After the flood, God gave humans power over the lives of other humans. Because they had not respected his governance, he authorized human government. Does that mean he’s abdicating? Continue reading “God’s commitment to reign (Genesis 9:7-17)”
Genesis 9:6 (NIV)
Whoever sheds human blood, by humans shall their blood be shed; for in the image of God has God made mankind.
In re-establishing his kingdom after the flood, the divine sovereign made some concessions designed to head off the anarchic violence that wrecked the previous world: Continue reading “Capital punishment? (Genesis 9:6)”
Genesis 9 is as least as important as Genesis 1-3 for our understanding of life on earth now. Continue reading “Earthly government (Genesis 9:1-6)”
God warned that he would bring a flood (6:17) and send down rain (7:4). But when the flood actually comes, it is not attributed to God. The language is entirely impersonal: rain fell (7:12); the flood came (7:6, 10), the waters prevailed (7:18, 19, 20, 24). This change is obvious in English, but it is decidedly odd in the Hebrew worldview where everything that happens is attributed to God. The narrator has changed perspective: the flood is not seen as an act of God but as an attack on God’s kingdom. It is as if evil is attempting to overturn everything God established, to return his creation to the shapeless abyss it was before he spoke order into his realm (1:2). Continue reading “The kingdom is a partnership (Genesis 7–8)”
“Hey Allen, we’re doing the story of Noah in Kids’ Church. We’ve been reading the story. It’s terrible! All those people drowning, and animals too! We can’t tell that to the children! What are we missing?”
Continue reading “Is there any justice? (Genesis 6:5-22)”
Genesis 6:2 (NIV)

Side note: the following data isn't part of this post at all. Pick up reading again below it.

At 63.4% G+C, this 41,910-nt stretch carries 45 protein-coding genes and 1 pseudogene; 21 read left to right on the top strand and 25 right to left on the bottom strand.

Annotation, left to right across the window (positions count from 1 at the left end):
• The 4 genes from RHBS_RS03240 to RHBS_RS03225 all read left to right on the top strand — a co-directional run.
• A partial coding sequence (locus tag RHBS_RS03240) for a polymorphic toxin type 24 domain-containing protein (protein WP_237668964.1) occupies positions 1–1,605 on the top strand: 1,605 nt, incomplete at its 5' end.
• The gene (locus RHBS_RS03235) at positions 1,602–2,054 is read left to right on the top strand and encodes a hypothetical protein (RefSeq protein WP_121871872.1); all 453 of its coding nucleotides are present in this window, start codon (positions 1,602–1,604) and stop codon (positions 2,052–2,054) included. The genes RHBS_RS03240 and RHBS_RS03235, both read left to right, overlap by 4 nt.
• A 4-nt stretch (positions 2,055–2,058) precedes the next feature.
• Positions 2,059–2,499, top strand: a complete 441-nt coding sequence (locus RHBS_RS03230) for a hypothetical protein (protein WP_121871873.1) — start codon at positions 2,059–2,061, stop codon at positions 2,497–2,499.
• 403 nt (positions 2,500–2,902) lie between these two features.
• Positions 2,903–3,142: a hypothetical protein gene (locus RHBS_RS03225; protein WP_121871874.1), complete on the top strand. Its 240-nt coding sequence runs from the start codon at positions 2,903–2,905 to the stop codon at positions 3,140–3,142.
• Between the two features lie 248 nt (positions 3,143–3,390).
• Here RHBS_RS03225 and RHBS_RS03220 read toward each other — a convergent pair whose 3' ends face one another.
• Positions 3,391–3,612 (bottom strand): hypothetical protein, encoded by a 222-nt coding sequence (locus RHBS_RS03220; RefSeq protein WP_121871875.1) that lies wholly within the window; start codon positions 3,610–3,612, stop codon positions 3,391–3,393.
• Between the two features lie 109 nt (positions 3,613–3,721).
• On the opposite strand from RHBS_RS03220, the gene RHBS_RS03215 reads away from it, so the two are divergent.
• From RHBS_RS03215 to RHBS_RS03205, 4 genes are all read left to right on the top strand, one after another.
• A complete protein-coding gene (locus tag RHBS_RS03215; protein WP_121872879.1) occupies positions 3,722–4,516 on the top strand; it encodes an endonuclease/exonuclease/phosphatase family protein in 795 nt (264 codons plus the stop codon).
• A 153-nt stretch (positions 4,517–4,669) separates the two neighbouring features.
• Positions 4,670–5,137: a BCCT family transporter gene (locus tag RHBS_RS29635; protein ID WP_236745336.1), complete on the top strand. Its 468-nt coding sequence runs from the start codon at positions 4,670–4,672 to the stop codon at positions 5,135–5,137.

The sons of God saw that the daughters of humans were beautiful, and they married any of them they chose.
Who were the sons of God? Who were the daughters of humankind? Why did their intermarriage corrupt the world?
Continue reading “Who corrupted God’s world? (Genesis 6:1-6)”
We felt the despair of Cain’s version of humanity—away from YHWH’s presence, run by human power, offering greater violence as the answer to violence. We felt the contrast when Seth’s renewed humanity began calling on YHWH’s authority as their hope of survival. The narrator now leads us into this godly community. Continue reading “Who will represent the sovereign? (Genesis 5)”
For too long we have read Genesis 3 as a story about individuals, and Genesis 4 as a story about some other individuals. Genesis 3–4 is a communal story. It describes how human society sinks to something that is less than human when it resists God’s authority. Adam and Eve grasped power that belonged to God. Their son grasped power over his brother. The society Cain founds is a long way from God’s intentions for humanity. Continue reading “How far does the kingdom of God extend? (Genesis 4:16-26)”
It’s a shame we have chapter divisions. Genesis 4 belongs with Genesis 3. We saw how the wise sovereign spelled out the conflict his subjects would experience as a result of grasping his power. That’s exactly what happens. In conflict of the worst kind, Cain grasps power over his brother’s life.
If you read Genesis 3 as a story about our personal sin (our need for personal salvation), you missed the bigger picture. Continue reading “What kind of world is God running? (Genesis 4:1-15)”
When humans attempted to oust God and decide good and evil for themselves, they could not have imagined the chain of conflict their rebellion would unleash. Genesis 3:9-19 is the transcript of the investigation of their crime. The sovereign’s words are presented in poetic form: it slows down the narration so we hear him.
By any measure, their sovereign is absurdly lenient with these rebels. His judgement is not so much a punishment as it is an explanation of the trouble (curse) they have brought on themselves. In each case, he explains what conflict/struggle they will face as a result of introducing rebellion into his realm: Continue reading “What changed with the rebellion? (Genesis 3:15-24)”